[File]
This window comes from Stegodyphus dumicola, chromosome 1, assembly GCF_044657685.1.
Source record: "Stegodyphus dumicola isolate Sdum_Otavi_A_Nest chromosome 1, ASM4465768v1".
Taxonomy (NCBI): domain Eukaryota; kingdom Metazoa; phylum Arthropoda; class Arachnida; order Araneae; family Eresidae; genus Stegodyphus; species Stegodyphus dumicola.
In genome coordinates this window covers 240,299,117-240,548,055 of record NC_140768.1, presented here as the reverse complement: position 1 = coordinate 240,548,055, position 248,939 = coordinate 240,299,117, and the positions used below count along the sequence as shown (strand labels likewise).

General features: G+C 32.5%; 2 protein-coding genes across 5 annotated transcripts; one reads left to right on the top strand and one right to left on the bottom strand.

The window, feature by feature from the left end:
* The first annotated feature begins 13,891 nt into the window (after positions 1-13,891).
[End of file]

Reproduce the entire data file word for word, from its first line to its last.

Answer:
This window comes from Stegodyphus dumicola, chromosome 1, assembly GCF_044657685.1.
Source record: "Stegodyphus dumicola isolate Sdum_Otavi_A_Nest chromosome 1, ASM4465768v1".
Taxonomy (NCBI): domain Eukaryota; kingdom Metazoa; phylum Arthropoda; class Arachnida; order Araneae; family Eresidae; genus Stegodyphus; species Stegodyphus dumicola.
In genome coordinates this window covers 240,299,117-240,548,055 of record NC_140768.1, presented here as the reverse complement: position 1 = coordinate 240,548,055, position 248,939 = coordinate 240,299,117, and the positions used below count along the sequence as shown (strand labels likewise).

General features: G+C 32.5%; 2 protein-coding genes across 5 annotated transcripts; one reads left to right on the top strand and one right to left on the bottom strand.

The window, feature by feature from the left end:
* The first annotated feature begins 13,891 nt into the window (after positions 1-13,891).